« Last Edit: March 04, 2019, 06:53:13 am by SPINNERS »

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Re: Spinners' Strike Fighters Thread
« Reply #24 on: November 23, 2008, 08:56:29 am »
Hawker Hunters of No.75 squadron, Royal New Zealand Air Force.









The Hunter is a real favourite of mine in this game/sim as it flies real nice, just a bit underpowered, and the stock RAF camo skin is a beaut! BTW I can't believe the Hunter didn't serve in the RNZAF!?

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Re: Spinners' Strike Fighters Thread
« Reply #25 on: November 23, 2008, 11:10:00 am »
As part of the joint ANZUKUS force committed to Vietnam the RNZAF deployed two squadrons of Vought A-7B Corsairs to the conflict in 1970. These refurbished ex-US Navy machines served until well into the 1990's before being replaced by ex-USAF F-16C's.


A bombed-up No.75 squadron machine based at Phan Rang waits for the order to launch.






Armed with Snakeyes and Shrikes a No.14 squadron Corsair heads North with a No.75 machine for company.

One of my favourite skins this. It's a Portugese Camo done by Mike1 (only suitable for the add-on Corsair and not the stock Corsair) and is perfect for SEAC operations.
« Last Edit: November 23, 2008, 11:13:23 am by SPINNERS »

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Re: Spinners' Strike Fighters Thread
« Reply #26 on: November 23, 2008, 02:47:05 pm »
When Australia purchased the Mirage IIIO Dassault wasted no time in offering New Zealand the same aircraft as a Hunter replacement.








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Re: Spinners' Strike Fighters Thread
« Reply #27 on: November 30, 2008, 04:05:57 am »
SEPECAT Jaguars of No.79 squadron, Royal Australian Air Force.









I've been using the Welsh Autumn Rugby internationals as inspiration and it was Australia's turn to visit the Millennium stadium in Cardiff yesterday. Wales narrowly won by 21-18 but taking a Southern Hemisphere scalp is always a cause for celebration! Anyway, today will see a few more Australian 'what-ifs' and next up will be Aussie Hunters.

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Re: Spinners' Strike Fighters Thread
« Reply #28 on: November 30, 2008, 06:12:13 am »
Prior to the Jaguar No.79 squadron operated the Hawker Hunter F.6 and FGA.9 and deployed to Ubon in Thailand as a response to a threat to Thailand from across the Laotian border during the 1962 emergency.


In company with a RNZAF Corsair a RAAF Hunter prowls the Laotian border.


This No.79 Sqd Hunter 'kicks up some dust' in a straffing attack on a Laotian convoy.




During their deployment to Ubon No.79 squadrons Hunters adopted colourful red and gold fuselage markings.


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Spinners' Strike Fighters Thread
« Reply #29 on: December 07, 2008, 07:49:35 am »
De Havilland Sprite F.1 - No.222 Squadron, RAF Fighter Command, 1956

By late 1952 it was obvious that the Supermarine Swift was in deep trouble and the RAF were anxious not to rely solely on the Hawker Hunter which, itself, was experiencing some difficult teething troubles. Whilst the earlier Sabre purchase was greeted with much enthusiasm by the ailing RAF the UK Government were keen to reduce the already crippling debt to the US Government and sought another 'off the shelf' stop-gap to supplement the Sabres and Hunters.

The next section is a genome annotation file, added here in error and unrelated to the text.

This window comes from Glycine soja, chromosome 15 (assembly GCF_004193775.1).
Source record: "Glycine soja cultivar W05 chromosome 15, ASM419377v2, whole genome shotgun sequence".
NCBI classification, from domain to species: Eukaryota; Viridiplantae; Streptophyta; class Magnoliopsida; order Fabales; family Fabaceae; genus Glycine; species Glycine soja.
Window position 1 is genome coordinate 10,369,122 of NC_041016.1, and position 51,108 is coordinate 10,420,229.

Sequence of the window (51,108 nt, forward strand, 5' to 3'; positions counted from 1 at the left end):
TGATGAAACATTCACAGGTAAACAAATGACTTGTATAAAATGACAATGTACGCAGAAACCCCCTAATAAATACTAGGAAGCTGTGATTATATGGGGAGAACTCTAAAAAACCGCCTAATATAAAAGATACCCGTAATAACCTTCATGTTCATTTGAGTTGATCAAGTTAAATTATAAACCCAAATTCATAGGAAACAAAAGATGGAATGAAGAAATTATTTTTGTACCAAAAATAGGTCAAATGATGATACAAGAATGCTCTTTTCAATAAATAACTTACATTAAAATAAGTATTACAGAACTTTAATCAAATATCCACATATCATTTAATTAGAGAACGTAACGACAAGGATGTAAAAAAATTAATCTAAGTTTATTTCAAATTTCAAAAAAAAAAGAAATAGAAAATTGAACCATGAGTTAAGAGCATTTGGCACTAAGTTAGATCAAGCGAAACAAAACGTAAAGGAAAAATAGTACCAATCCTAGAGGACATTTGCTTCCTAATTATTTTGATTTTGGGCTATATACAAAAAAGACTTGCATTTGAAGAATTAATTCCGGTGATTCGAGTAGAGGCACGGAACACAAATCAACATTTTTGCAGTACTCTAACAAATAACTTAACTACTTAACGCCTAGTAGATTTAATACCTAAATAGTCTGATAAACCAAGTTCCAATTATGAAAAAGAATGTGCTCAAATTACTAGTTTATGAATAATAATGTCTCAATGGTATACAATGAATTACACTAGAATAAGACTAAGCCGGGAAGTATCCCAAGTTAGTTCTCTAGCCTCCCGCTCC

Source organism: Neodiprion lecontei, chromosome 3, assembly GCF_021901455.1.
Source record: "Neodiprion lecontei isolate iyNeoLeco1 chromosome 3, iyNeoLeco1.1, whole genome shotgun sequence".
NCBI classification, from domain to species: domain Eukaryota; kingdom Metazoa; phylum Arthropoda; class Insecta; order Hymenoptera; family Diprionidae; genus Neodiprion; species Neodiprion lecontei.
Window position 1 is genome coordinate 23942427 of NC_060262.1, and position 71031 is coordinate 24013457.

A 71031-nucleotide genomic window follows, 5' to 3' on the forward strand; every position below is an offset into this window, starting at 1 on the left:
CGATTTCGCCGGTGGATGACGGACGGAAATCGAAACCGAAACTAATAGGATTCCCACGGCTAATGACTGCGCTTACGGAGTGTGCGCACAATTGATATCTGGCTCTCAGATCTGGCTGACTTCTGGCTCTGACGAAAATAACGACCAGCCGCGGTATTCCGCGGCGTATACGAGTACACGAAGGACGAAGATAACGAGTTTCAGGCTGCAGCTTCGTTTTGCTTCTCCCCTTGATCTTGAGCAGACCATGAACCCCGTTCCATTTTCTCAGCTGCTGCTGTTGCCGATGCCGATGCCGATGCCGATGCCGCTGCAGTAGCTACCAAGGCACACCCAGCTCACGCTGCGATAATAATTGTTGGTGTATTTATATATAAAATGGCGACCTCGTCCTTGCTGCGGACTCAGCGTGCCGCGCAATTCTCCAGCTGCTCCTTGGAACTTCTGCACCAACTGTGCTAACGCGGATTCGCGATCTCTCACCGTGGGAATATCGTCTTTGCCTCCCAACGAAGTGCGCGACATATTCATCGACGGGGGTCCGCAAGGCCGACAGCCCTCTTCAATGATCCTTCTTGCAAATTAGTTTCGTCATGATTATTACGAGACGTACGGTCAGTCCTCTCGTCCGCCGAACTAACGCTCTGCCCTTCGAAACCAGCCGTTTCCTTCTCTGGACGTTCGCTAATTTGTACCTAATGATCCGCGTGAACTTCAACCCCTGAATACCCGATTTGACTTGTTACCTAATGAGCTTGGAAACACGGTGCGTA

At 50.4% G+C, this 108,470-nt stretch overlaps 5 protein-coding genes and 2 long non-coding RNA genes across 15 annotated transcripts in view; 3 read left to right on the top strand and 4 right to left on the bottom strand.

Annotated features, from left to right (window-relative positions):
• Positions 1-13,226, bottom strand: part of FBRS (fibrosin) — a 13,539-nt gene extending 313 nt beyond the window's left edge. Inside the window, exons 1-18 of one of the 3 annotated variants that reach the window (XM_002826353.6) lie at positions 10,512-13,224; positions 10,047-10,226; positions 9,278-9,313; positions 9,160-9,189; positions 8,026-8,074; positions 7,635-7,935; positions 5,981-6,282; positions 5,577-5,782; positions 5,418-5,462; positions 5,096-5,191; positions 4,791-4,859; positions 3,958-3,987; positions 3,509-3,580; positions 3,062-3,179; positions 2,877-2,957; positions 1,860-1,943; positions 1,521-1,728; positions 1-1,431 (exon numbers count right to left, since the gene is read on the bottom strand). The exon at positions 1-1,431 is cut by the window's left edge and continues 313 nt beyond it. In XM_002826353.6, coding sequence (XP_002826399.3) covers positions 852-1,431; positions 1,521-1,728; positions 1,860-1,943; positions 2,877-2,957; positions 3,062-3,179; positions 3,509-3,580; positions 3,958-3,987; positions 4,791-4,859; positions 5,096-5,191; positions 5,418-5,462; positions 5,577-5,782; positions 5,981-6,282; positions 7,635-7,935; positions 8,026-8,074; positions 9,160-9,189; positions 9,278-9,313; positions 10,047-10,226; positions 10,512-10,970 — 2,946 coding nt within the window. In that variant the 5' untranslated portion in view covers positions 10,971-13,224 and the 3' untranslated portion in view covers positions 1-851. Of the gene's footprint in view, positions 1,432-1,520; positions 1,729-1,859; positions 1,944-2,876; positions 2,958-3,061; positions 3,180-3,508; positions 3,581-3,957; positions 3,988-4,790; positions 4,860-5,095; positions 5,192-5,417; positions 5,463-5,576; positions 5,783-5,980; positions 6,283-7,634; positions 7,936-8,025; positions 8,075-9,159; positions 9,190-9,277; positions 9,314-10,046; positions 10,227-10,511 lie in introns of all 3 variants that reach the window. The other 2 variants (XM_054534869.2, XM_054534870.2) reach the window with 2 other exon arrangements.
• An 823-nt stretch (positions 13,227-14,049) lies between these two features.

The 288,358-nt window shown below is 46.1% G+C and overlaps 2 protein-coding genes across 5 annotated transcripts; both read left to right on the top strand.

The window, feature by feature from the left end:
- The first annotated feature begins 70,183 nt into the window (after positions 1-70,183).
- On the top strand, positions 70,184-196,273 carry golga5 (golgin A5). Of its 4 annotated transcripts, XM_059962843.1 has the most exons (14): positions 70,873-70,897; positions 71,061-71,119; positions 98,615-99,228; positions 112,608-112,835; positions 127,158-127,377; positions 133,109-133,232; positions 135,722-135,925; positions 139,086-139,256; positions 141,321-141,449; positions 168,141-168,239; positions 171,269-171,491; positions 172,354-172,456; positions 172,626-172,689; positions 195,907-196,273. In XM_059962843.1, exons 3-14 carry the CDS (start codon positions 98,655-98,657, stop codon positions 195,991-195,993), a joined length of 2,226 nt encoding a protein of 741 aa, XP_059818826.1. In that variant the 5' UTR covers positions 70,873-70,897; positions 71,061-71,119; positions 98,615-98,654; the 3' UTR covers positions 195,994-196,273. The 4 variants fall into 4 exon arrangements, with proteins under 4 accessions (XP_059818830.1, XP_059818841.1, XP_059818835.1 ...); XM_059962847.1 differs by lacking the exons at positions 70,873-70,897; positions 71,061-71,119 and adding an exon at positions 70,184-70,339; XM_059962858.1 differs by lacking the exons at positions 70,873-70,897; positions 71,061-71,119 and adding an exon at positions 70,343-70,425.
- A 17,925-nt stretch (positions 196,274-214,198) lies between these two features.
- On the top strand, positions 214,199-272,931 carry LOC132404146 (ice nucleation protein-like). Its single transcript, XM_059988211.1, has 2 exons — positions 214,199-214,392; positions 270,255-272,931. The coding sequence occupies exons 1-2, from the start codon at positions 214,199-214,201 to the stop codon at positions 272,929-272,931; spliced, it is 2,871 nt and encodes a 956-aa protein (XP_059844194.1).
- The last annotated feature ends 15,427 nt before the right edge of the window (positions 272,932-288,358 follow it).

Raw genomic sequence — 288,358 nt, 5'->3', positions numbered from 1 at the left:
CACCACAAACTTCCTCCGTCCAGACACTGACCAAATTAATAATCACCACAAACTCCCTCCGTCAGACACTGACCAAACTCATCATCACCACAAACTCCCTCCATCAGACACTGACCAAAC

The Dassault Mystere IV was briefly considered but France would only accept payment in US dollars so in 1953 the UK Government signed a deal with the Swedish Government for the supply of 200 Saab J29 Tunnans to be licence-built by de Havilland who had been an integral part of the J29 programme since October 1945 when the first de Havilland Goblin turbojet was delivered and de Havilland continued to assist by helping Saab with the later Ghost turbojet plus the pressurised cockpit, bubble canopy, gun installation and fuel system.

The timing allowed the RAF to benefit from two improvements in the already mature J29 programme - an afterburner plus the improved 'dogtooth' wing of the J29E. Svenska Flygmotor had already realised that the Ghost turbojet was already outclassed as a modern fighter engine and that the only way to improve it was by adding a lightweight afterburner and, with assistance from the Royal Swedish Air Board, the RM2B engine was quickly developed to give an impressive 6,200lbs of thrust from an engine lighter than the Sabre's J47. Saab had already flown the improved 'dogtooth' wing on the J29E and this wing also benefited from an extended and drooped outboard section plus the deletion of slats.

Broadly comparable to the J29F, the de Havilland Sprite F.1 entered service with No.222 squadron in February 1955 and equipped home defence and Auxillary squadrons before being retired in 1960. The improved FGA.2 version was produced as a Venom replacement for overseas use and had a much longer service life with examples still in service in RAF Middle-East Command and RAF South-East Asia Command well into the mid-1960's.











« Last Edit: October 03, 2010, 02:12:35 pm by SPINNERS »